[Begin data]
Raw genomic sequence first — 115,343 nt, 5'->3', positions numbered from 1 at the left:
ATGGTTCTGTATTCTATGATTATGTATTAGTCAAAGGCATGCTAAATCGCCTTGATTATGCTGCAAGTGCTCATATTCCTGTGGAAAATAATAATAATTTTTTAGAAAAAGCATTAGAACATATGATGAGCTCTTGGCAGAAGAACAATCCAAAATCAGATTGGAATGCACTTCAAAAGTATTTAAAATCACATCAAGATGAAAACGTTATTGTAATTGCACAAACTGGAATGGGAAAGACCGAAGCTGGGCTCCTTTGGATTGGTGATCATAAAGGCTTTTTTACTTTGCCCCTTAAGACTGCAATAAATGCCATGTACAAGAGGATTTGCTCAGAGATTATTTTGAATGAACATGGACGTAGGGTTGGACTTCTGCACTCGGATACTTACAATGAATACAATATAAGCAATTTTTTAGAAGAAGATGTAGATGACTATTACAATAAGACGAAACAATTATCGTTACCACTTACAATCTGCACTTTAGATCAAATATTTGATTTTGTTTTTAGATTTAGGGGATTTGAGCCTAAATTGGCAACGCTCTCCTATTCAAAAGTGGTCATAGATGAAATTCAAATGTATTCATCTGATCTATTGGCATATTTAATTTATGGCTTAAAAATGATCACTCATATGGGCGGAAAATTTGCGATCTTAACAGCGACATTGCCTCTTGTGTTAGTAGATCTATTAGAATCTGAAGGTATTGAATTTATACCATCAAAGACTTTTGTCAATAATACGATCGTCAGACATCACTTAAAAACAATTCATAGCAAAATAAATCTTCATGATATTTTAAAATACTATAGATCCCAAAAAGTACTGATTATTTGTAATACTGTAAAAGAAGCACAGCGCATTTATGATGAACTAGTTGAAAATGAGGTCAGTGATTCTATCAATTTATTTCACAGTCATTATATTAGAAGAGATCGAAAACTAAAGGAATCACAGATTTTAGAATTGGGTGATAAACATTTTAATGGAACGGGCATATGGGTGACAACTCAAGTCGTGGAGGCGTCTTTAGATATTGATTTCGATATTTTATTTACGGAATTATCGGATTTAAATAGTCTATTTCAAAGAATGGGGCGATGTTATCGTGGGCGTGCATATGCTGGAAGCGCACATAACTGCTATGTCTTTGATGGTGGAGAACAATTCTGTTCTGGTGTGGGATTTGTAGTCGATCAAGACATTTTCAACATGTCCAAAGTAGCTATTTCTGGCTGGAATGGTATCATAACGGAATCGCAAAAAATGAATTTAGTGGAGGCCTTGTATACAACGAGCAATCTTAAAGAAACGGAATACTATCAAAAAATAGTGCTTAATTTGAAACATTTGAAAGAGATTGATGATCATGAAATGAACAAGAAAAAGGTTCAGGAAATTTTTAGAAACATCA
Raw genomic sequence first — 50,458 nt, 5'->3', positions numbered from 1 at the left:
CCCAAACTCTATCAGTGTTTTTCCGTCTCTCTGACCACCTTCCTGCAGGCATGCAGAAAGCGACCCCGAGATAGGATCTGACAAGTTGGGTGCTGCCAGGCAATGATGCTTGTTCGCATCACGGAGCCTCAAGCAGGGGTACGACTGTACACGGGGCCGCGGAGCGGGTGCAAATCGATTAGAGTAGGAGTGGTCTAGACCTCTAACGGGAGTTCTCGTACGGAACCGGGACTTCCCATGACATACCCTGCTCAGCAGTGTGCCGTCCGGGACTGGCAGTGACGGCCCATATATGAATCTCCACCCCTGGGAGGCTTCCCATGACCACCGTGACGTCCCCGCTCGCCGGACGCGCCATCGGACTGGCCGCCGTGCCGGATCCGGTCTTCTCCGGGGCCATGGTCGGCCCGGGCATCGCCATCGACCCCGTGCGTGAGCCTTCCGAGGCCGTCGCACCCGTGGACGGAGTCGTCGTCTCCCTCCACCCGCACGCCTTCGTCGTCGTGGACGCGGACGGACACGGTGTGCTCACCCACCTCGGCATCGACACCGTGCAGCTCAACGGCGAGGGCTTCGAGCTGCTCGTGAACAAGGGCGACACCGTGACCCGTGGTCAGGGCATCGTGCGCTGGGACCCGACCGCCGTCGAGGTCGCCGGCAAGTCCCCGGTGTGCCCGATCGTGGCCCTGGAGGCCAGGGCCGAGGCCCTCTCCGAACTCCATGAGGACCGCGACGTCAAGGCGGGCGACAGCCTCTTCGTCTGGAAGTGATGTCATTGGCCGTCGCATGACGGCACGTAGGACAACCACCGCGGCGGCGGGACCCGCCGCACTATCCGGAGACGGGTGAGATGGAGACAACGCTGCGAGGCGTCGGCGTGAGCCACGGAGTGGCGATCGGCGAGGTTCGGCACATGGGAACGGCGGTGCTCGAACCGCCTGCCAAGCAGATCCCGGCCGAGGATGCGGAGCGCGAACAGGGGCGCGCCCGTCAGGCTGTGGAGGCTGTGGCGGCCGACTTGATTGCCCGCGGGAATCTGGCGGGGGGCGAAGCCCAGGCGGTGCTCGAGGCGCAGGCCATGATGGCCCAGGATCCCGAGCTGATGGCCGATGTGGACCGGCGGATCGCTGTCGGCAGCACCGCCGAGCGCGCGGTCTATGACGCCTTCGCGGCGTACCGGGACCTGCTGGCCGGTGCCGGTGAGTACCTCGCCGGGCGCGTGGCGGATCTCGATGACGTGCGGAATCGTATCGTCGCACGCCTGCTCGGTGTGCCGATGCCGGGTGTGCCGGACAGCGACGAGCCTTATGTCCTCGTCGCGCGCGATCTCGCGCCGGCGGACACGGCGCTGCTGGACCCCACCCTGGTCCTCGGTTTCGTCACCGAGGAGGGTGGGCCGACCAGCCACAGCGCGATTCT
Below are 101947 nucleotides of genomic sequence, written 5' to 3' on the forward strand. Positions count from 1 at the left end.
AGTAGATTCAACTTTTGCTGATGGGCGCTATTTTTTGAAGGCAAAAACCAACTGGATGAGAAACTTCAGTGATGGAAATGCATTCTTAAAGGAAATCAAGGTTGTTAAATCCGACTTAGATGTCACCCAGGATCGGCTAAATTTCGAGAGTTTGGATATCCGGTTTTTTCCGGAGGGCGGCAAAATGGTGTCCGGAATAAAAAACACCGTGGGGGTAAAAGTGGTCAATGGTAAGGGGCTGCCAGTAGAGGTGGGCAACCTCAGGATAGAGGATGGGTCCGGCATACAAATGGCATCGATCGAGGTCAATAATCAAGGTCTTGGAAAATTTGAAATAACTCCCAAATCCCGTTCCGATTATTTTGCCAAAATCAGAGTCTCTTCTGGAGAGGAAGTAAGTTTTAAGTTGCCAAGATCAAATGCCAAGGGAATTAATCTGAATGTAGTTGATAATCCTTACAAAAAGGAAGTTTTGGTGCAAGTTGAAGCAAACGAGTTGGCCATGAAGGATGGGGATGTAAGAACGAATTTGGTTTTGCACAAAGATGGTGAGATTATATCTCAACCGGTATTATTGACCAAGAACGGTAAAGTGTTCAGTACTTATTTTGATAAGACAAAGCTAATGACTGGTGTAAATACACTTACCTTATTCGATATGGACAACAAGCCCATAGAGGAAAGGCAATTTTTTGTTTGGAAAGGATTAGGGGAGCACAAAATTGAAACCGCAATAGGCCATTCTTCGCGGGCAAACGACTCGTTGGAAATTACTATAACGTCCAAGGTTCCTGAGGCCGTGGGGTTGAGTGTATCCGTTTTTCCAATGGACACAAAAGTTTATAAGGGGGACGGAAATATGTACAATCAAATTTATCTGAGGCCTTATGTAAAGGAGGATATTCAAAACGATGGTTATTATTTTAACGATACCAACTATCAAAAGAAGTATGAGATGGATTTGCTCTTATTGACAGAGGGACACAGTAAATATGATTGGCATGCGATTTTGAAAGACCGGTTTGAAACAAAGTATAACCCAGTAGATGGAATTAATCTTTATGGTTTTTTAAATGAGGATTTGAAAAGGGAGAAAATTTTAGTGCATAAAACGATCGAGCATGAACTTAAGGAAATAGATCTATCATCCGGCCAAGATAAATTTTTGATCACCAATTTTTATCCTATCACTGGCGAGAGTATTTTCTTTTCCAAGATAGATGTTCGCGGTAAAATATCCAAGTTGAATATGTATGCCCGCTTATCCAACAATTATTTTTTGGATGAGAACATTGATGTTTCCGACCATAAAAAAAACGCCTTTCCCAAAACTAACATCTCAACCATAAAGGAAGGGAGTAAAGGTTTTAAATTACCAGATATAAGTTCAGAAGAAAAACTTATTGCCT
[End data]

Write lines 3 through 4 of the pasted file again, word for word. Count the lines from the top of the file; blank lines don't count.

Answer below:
Raw genomic sequence first — 50,458 nt, 5'->3', positions numbered from 1 at the left:
CCCAAACTCTATCAGTGTTTTTCCGTCTCTCTGACCACCTTCCTGCAGGCATGCAGAAAGCGACCCCGAGATAGGATCTGACAAGTTGGGTGCTGCCAGGCAATGATGCTTGTTCGCATCACGGAGCCTCAAGCAGGGGTACGACTGTACACGGGGCCGCGGAGCGGGTGCAAATCGATTAGAGTAGGAGTGGTCTAGACCTCTAACGGGAGTTCTCGTACGGAACCGGGACTTCCCATGACATACCCTGCTCAGCAGTGTGCCGTCCGGGACTGGCAGTGACGGCCCATATATGAATCTCCACCCCTGGGAGGCTTCCCATGACCACCGTGACGTCCCCGCTCGCCGGACGCGCCATCGGACTGGCCGCCGTGCCGGATCCGGTCTTCTCCGGGGCCATGGTCGGCCCGGGCATCGCCATCGACCCCGTGCGTGAGCCTTCCGAGGCCGTCGCACCCGTGGACGGAGTCGTCGTCTCCCTCCACCCGCACGCCTTCGTCGTCGTGGACGCGGACGGACACGGTGTGCTCACCCACCTCGGCATCGACACCGTGCAGCTCAACGGCGAGGGCTTCGAGCTGCTCGTGAACAAGGGCGACACCGTGACCCGTGGTCAGGGCATCGTGCGCTGGGACCCGACCGCCGTCGAGGTCGCCGGCAAGTCCCCGGTGTGCCCGATCGTGGCCCTGGAGGCCAGGGCCGAGGCCCTCTCCGAACTCCATGAGGACCGCGACGTCAAGGCGGGCGACAGCCTCTTCGTCTGGAAGTGATGTCATTGGCCGTCGCATGACGGCACGTAGGACAACCACCGCGGCGGCGGGACCCGCCGCACTATCCGGAGACGGGTGAGATGGAGACAACGCTGCGAGGCGTCGGCGTGAGCCACGGAGTGGCGATCGGCGAGGTTCGGCACATGGGAACGGCGGTGCTCGAACCGCCTGCCAAGCAGATCCCGGCCGAGGATGCGGAGCGCGAACAGGGGCGCGCCCGTCAGGCTGTGGAGGCTGTGGCGGCCGACTTGATTGCCCGCGGGAATCTGGCGGGGGGCGAAGCCCAGGCGGTGCTCGAGGCGCAGGCCATGATGGCCCAGGATCCCGAGCTGATGGCCGATGTGGACCGGCGGATCGCTGTCGGCAGCACCGCCGAGCGCGCGGTCTATGACGCCTTCGCGGCGTACCGGGACCTGCTGGCCGGTGCCGGTGAGTACCTCGCCGGGCGCGTGGCGGATCTCGATGACGTGCGGAATCGTATCGTCGCACGCCTGCTCGGTGTGCCGATGCCGGGTGTGCCGGACAGCGACGAGCCTTATGTCCTCGTCGCGCGCGATCTCGCGCCGGCGGACACGGCGCTGCTGGACCCCACCCTGGTCCTCGGTTTCGTCACCGAGGAGGGTGGGCCGACCAGCCACAGCGCGATTCT